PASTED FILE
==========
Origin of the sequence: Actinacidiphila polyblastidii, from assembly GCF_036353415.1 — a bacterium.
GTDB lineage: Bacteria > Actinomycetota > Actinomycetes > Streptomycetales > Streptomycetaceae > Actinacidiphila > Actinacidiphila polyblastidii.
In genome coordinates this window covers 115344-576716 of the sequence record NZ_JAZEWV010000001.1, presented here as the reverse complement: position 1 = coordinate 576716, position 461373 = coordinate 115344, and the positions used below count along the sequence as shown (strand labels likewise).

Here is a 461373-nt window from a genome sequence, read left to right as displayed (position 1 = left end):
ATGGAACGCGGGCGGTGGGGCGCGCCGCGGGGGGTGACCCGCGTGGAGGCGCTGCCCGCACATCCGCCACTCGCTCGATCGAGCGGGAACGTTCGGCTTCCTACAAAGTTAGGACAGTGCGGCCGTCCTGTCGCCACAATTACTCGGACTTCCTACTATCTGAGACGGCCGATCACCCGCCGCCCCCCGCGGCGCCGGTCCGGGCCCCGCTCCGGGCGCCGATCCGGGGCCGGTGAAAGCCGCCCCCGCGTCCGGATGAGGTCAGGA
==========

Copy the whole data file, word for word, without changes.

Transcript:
Origin of the sequence: Actinacidiphila polyblastidii, from assembly GCF_036353415.1 — a bacterium.
GTDB lineage: Bacteria > Actinomycetota > Actinomycetes > Streptomycetales > Streptomycetaceae > Actinacidiphila > Actinacidiphila polyblastidii.
In genome coordinates this window covers 115344-576716 of the sequence record NZ_JAZEWV010000001.1, presented here as the reverse complement: position 1 = coordinate 576716, position 461373 = coordinate 115344, and the positions used below count along the sequence as shown (strand labels likewise).

Here is a 461373-nt window from a genome sequence, read left to right as displayed (position 1 = left end):
ATGGAACGCGGGCGGTGGGGCGCGCCGCGGGGGGTGACCCGCGTGGAGGCGCTGCCCGCACATCCGCCACTCGCTCGATCGAGCGGGAACGTTCGGCTTCCTACAAAGTTAGGACAGTGCGGCCGTCCTGTCGCCACAATTACTCGGACTTCCTACTATCTGAGACGGCCGATCACCCGCCGCCCCCCGCGGCGCCGGTCCGGGCCCCGCTCCGGGCGCCGATCCGGGGCCGGTGAAAGCCGCCCCCGCGTCCGGATGAGGTCAGGA